Here's evidence of some of the "gardening" the firefighters did. This was after I found the notch that led to the north face. There's a wonderful little cubby spot here with a sublime view. There's also a fair sprinkling of garbage up here, lots of empty water bottles which I assume are also from the rescue.








The view from this notch is fantastic, and strikingly different than what 99 percent of hikers will ever see at Camelback -- as are many of the views from the various climbing routes. This scene looks north past a section of the Echo Canyon trail. That's the main bouldering boulder in the middle of the trail slight left of center.






A view of some of the upper bluffs.









Here's another reference from where this was. Above is a shot is from the parking lot...








And this is a shot of the parking lot from that spot. I still find it hard to believe it's 400 feet to the ground from this perch. More like 250 or 300 max, I'd say.



Anyway, I consider the mission a failure because I never made it to the rescued dudes' perch. I descended about 40 or 50 feet from the notch opening, down a fairly clean dry water fall -- not totally dry, though -- there were at least three pools of water ranging from about one to two feet in diameter, each with a dozen or so bees taking a sip. I gingerly picked my way around those and stopped about 40 feet above the perch. I would go no farther, making this trip a failure.



The downclimbing from that point became sketchier, in the neighborhood of the upper part of the 5.1. It looked potentially doable, but it was about 6:30 or so by then. I decided to abort the mission since it was going to take some time to climb back up to the notch, trek across August Canyon to the downclimb, then do the downclimb (the prospect of which had left a seed of anxiety growing in my stomach from the second I reached the top of it).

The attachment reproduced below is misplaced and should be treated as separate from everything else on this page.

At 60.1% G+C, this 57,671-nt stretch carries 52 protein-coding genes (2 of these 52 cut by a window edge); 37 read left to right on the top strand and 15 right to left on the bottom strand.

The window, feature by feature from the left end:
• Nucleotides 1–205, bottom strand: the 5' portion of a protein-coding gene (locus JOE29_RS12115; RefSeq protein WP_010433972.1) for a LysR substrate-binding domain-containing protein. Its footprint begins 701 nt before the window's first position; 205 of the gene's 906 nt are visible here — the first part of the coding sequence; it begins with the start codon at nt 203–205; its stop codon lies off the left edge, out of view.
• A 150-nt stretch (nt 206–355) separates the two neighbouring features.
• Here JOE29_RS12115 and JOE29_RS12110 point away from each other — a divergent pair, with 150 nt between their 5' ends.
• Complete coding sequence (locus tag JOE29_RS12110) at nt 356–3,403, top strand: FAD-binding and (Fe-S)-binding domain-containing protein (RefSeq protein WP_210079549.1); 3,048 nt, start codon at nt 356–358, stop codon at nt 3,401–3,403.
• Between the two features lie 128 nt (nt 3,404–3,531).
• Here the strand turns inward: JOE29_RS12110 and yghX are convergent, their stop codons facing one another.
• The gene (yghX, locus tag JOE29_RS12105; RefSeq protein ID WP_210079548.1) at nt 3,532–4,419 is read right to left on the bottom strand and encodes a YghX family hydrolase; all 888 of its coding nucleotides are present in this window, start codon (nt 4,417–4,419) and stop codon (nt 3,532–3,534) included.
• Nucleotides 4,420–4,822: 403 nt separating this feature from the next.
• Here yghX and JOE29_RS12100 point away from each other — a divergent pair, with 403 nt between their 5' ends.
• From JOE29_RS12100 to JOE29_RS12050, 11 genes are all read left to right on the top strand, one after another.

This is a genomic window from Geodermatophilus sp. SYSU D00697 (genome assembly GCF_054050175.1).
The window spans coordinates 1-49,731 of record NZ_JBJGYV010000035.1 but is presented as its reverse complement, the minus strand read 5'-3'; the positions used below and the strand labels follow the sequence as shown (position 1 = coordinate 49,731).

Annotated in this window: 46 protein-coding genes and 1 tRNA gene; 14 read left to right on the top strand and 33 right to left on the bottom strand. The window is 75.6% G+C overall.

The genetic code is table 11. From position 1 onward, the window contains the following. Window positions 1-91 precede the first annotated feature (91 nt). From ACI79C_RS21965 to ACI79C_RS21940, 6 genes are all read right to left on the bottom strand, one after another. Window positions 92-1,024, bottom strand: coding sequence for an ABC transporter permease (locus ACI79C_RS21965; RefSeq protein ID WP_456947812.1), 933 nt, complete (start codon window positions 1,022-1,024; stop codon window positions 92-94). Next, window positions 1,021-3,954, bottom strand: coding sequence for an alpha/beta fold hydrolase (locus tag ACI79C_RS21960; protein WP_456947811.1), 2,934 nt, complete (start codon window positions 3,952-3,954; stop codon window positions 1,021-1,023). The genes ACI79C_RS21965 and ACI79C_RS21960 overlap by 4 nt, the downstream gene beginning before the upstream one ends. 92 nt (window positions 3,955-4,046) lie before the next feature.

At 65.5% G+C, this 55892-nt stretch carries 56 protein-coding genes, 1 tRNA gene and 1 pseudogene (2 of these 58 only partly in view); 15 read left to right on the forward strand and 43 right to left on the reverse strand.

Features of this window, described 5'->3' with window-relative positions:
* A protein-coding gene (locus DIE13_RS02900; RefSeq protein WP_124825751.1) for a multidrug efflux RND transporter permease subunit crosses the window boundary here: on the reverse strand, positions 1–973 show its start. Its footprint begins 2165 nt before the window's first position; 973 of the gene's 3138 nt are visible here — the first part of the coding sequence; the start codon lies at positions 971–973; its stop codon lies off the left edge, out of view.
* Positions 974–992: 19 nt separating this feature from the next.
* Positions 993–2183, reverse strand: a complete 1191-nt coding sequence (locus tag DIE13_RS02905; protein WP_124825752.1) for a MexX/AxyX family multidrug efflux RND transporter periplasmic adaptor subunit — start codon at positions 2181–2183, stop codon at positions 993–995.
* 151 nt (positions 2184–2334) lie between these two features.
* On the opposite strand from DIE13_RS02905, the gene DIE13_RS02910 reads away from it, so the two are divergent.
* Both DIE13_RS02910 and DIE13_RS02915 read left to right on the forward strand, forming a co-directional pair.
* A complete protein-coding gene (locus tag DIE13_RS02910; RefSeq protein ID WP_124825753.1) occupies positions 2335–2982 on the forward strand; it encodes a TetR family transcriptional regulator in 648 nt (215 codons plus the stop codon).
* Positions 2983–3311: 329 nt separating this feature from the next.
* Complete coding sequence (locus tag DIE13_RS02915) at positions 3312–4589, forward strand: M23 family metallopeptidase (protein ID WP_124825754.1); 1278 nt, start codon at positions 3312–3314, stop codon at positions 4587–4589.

This is such a great area -- I'd love to go back soon. Exploring around the Canyon would be fun, and I'd like to find the four-chain rappel for Suicide and Suicide Direct, which should be accessible a bit further west in the canyon. The growth gets kind of thick in places and the potential for bees or rattlesnakes are the only bad things about this place. It's about as good as it gets for a desert hideaway.


1 comment:

shutterbee said...

I like all of the different views you have here and the stories that follow. I like the challenge of hiking Camelback too. Though I'm not one to venture too far from the Echo Canyon trail. It is a great hike every time and it seems you find new things to see and photograph each time. I have some unique treasure images from one of my Camelback hikes a year ago that you may like to display up here. Just let me know (email or via my blog).


D

PS I enjoyed your talk at ASU today. I hope to blog with you again :-)